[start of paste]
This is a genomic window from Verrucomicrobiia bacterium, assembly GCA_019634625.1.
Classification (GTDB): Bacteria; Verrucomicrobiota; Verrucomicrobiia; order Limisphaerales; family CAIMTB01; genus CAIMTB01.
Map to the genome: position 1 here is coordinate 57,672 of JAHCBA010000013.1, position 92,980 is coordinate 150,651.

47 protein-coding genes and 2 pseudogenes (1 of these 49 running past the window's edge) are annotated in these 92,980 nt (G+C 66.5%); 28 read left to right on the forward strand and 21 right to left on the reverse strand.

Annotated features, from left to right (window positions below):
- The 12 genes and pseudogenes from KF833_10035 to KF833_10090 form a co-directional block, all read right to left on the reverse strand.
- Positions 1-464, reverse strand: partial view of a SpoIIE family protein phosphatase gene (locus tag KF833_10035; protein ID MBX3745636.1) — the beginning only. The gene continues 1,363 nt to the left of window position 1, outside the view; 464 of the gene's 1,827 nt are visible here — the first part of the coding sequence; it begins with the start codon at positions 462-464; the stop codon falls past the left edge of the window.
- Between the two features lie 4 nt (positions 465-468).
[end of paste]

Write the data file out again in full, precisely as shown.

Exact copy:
This is a genomic window from Verrucomicrobiia bacterium, assembly GCA_019634625.1.
Classification (GTDB): Bacteria; Verrucomicrobiota; Verrucomicrobiia; order Limisphaerales; family CAIMTB01; genus CAIMTB01.
Map to the genome: position 1 here is coordinate 57,672 of JAHCBA010000013.1, position 92,980 is coordinate 150,651.

47 protein-coding genes and 2 pseudogenes (1 of these 49 running past the window's edge) are annotated in these 92,980 nt (G+C 66.5%); 28 read left to right on the forward strand and 21 right to left on the reverse strand.

Annotated features, from left to right (window positions below):
- The 12 genes and pseudogenes from KF833_10035 to KF833_10090 form a co-directional block, all read right to left on the reverse strand.
- Positions 1-464, reverse strand: partial view of a SpoIIE family protein phosphatase gene (locus tag KF833_10035; protein ID MBX3745636.1) — the beginning only. The gene continues 1,363 nt to the left of window position 1, outside the view; 464 of the gene's 1,827 nt are visible here — the first part of the coding sequence; it begins with the start codon at positions 462-464; the stop codon falls past the left edge of the window.
- Between the two features lie 4 nt (positions 465-468).